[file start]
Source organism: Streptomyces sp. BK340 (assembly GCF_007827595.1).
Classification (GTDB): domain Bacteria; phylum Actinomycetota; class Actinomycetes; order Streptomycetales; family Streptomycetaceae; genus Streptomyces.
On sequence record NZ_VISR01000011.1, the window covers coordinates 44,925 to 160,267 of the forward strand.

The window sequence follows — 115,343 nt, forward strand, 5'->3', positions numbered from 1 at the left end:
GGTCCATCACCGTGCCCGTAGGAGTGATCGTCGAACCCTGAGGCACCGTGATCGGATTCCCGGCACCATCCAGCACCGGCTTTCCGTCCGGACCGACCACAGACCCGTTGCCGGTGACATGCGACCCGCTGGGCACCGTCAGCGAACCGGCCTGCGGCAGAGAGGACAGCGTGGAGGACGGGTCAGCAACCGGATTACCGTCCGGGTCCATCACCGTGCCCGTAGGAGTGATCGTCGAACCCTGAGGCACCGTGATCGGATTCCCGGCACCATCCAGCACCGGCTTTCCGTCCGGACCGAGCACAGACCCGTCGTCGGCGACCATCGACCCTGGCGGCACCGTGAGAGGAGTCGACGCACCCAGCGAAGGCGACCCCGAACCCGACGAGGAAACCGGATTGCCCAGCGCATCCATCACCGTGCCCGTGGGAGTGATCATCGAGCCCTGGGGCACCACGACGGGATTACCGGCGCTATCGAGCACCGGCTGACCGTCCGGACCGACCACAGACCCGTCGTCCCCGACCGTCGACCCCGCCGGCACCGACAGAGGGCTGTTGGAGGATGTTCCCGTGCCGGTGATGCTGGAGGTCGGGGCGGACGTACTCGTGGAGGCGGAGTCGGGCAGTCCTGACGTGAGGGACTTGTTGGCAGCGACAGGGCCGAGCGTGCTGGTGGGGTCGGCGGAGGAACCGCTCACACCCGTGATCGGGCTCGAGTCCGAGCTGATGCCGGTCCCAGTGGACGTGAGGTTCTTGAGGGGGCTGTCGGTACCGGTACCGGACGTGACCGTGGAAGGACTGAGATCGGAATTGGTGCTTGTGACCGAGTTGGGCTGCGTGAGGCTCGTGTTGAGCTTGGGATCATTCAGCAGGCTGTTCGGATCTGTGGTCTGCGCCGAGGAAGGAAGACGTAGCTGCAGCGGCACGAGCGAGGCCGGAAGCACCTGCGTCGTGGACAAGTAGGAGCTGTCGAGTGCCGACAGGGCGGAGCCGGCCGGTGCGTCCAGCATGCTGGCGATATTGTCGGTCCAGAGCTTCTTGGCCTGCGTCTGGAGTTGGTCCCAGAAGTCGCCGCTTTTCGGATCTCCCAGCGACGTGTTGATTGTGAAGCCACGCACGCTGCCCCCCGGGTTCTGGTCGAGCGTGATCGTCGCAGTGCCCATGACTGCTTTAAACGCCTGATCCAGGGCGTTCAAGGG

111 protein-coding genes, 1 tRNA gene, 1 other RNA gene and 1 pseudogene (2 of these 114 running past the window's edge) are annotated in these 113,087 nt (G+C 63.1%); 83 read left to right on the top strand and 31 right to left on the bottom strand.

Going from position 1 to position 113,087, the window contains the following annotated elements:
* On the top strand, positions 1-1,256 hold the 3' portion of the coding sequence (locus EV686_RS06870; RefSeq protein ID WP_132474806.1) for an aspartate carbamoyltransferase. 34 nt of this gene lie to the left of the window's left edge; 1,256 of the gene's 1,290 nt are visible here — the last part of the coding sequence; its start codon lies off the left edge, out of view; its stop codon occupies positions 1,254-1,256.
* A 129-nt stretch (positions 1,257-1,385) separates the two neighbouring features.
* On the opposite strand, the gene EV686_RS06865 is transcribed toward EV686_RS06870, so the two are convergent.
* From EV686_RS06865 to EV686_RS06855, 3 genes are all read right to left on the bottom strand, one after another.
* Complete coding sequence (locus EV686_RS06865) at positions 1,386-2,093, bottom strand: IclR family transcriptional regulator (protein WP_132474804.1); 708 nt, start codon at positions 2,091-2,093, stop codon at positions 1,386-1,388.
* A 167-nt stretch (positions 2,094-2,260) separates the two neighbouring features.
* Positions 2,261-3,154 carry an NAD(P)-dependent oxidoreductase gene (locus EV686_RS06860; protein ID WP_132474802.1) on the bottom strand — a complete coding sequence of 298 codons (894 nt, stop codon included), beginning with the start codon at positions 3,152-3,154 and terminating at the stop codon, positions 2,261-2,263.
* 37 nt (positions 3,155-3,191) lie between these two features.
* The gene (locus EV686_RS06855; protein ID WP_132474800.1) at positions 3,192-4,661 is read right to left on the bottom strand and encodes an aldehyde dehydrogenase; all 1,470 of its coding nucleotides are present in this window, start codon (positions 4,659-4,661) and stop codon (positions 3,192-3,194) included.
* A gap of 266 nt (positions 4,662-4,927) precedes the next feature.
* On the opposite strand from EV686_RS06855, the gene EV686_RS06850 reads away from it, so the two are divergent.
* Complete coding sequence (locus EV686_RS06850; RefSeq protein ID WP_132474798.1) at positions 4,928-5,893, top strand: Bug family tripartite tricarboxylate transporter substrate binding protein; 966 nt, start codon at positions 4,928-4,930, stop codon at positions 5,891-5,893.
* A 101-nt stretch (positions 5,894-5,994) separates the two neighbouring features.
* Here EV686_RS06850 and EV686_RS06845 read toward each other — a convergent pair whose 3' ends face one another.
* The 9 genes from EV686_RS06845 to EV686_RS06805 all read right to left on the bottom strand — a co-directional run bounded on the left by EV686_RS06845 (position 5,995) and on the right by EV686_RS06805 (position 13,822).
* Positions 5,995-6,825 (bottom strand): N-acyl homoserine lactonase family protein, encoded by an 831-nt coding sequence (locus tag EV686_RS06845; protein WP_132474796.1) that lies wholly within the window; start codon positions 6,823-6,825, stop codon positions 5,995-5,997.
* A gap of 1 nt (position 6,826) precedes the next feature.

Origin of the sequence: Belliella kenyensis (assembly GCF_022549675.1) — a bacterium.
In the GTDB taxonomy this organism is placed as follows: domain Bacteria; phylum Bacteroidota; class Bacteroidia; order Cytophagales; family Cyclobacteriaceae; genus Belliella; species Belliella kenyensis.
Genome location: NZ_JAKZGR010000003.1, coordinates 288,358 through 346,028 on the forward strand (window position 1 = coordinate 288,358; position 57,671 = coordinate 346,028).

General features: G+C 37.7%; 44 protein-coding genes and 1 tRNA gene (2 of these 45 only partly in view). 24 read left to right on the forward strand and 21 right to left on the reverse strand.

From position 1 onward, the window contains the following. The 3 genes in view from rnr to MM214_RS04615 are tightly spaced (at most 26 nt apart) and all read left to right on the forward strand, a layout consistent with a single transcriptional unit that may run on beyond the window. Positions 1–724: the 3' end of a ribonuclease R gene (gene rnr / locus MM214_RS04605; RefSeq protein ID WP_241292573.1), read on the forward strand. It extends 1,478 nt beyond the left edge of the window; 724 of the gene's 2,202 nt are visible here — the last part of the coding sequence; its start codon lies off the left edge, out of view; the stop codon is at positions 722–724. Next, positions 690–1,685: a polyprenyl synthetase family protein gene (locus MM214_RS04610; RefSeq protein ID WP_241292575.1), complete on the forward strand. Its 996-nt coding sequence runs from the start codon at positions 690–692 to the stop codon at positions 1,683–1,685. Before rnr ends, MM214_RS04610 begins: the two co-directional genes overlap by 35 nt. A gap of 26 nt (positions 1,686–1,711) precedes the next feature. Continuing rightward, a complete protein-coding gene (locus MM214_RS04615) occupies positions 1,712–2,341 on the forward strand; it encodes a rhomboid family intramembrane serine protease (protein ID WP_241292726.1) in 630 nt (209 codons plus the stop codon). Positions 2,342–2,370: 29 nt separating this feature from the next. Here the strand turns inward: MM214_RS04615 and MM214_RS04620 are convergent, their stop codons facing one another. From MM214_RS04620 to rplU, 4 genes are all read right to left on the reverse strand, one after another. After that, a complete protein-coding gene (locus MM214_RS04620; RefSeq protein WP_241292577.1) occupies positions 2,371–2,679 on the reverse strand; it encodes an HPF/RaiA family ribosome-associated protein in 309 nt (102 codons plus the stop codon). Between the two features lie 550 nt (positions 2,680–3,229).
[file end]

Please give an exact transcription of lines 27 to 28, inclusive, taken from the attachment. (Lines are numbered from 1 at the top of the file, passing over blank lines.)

Genome location: NZ_JAKZGR010000003.1, coordinates 288,358 through 346,028 on the forward strand (window position 1 = coordinate 288,358; position 57,671 = coordinate 346,028).

General features: G+C 37.7%; 44 protein-coding genes and 1 tRNA gene (2 of these 45 only partly in view). 24 read left to right on the forward strand and 21 right to left on the reverse strand.